Saturday, October 28, 2017

"Jeff Flake knew his criticism of Trump would cost him. He couldn’t stop himself." Life Imitates Art

That headline in the Washington Post had more meaning for me this morning than it would have yesterday morning.

Last night we saw a play called "Church and State" put on by a group of folks called RKP Productions.*

SPOILER ALERT:  I don't think I can make my point here about being compelled to tell the truth without revealing a bit too much of this play.  And I'd encourage people to see the play and stay for the discussion. It plays two more times:  tonight (Saturday) and Sunday afternoon at the Alaska Experience Theater.  You can get ticket info here and then jump down to "Spoiler Over"  in this post.

In the play, Southern Republican US Senator Charlie Whitmore is three days from the election, when his New York campaign manager and his wife are asking him what's wrong?  Why is he so jumpy?  They're back stage at some venue where he's due to talk to a large crowd shortly.

He's trying to tell them, but it's hard.  It comes out in dribbles.  He's told a blogger that he doesn't believe in God.  His wife freaks out - how can you not believe in God?  The campaign manager wants to know specifically what he said so she can prepare some damage control announcements, give him a statement for the speech that's minutes away.

Slowly the whole context comes out.  They'd just been, earlier that day, to a funeral for the child (children?) of  family friends, kids who were killed in a school massacre.  The blogger had asked him if he had prayed for the kids and the Senator said 'No' and went on to question the existence of a god who would permit such things to happen.

The debate then ensues among the firmly Christian wife, the Jewish campaign manager, and the Senator about what he's going to say when he gets on the stage.  He tells them he can't lie.  They tell him that questioning the existence of God and mentioning tightening gun laws will cost him the election.  He insists he can't lie.  He'll let God inspire him in his talk.

Will he tell his 'truth' or will he read the prepared speech?

Spoiler Over

People will debate whether dropping out of the election was the right move for Flake.  Clearly Republican primaries are toxic these days plus lots of dark money would be poured into the race to defeat Flake.  Was dropping out now the dignified thing to do?  Is dignity more important than fighting for what is right, even if that doesn't win the election?

Democrats may laud Flake for standing up against Trump's boorishness, but they must keep in mind:
"If anything, [Flake] held on because he is a strong supporter of most of Trump’s policies and personnel decisions. He voted for his judicial nominees, his regulatory rollbacks and the GOP health-care plan."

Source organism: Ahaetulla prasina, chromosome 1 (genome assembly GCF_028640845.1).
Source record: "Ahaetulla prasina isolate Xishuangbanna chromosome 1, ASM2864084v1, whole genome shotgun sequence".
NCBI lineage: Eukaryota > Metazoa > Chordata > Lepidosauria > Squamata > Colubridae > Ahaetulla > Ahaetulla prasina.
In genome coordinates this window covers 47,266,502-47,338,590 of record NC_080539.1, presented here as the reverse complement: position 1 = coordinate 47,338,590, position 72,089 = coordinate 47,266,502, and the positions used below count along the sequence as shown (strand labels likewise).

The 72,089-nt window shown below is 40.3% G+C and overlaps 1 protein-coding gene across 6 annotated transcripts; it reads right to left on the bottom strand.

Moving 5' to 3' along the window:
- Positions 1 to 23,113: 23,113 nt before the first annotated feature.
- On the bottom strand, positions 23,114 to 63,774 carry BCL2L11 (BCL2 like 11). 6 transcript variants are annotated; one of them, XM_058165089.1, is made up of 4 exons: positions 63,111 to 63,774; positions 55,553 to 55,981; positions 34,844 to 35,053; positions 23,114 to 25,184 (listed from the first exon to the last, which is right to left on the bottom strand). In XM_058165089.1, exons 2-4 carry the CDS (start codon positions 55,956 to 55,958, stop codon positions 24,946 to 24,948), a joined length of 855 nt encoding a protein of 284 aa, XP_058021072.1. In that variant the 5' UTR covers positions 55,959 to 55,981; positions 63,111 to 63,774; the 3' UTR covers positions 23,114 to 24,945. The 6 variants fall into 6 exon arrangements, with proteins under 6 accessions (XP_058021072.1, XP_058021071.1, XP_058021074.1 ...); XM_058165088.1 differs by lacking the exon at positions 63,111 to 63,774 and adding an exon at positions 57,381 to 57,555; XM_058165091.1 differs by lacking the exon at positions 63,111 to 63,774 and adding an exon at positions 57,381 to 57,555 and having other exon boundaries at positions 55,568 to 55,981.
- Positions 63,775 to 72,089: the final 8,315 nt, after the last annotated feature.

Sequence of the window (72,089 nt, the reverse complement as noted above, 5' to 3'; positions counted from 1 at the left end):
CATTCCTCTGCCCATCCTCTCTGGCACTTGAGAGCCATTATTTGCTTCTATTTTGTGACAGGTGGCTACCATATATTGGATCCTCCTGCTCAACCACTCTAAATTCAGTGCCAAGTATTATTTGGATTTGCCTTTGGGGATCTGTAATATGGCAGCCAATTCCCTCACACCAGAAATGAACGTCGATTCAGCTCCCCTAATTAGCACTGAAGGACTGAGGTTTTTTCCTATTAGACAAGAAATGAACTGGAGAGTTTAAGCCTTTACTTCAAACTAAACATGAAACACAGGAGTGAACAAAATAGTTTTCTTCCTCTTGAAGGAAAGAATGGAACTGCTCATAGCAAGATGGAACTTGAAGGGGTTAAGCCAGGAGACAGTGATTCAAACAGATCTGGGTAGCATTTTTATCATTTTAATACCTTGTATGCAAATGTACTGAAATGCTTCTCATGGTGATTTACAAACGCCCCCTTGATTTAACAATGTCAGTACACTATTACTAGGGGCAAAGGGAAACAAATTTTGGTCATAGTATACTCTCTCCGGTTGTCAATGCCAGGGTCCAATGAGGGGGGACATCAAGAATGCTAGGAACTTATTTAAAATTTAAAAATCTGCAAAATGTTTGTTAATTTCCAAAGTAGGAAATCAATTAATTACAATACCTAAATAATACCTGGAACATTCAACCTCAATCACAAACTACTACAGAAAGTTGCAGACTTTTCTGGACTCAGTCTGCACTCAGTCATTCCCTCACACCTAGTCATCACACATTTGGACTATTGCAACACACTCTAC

Church and State, written by Jason Odell Williams,  ran off-Broadway until June of this year and so Alaskans are getting a relatively early look at this play.
Retired Judge Karen Hunt interviewed a representative from Moms Demand Action For Gun Sense In America (MDA) and then moderated a discussion (she emphasized it was not a debate) among audience members.  They've had such discussions after every performance and included NRA reps.

I think it's telling that when someone asked about where the MDA meetings were held, the speaker said that for security reasons, that info is only given out after people sign in to their Facebook page.

*I'd also note that RKP productions was put together by longtime Anchorage theater folks:  Bob Pond, who recently passed away, Richard Reichman, and Audrey and Bruce Kelly.  The program says that RKP
"has achieved what we consider to be meaningful theatre  programs by 'partnering' with other fine organizations:  Anchorage Community Theater, Cyrano's Theatre Company and Out North  Contemporary Art House . . "
Last night's performance was at the Alaska Experience Theater, the new home of Out North, and the large (only in comparison to the small) theater makes a much better space for live theater than it does for movies.  The closeness that makes the screen overwhelming, is great when there are live actors.

While the power of the NRA over gun issues seems insurmountable, it's helpful to remember that no great power exists forever.  As more and more Americans are personally affected by gun violence, extreme Second Amendment rights will be whittled down to a more sensible balance between the right to life and the right to own guns.

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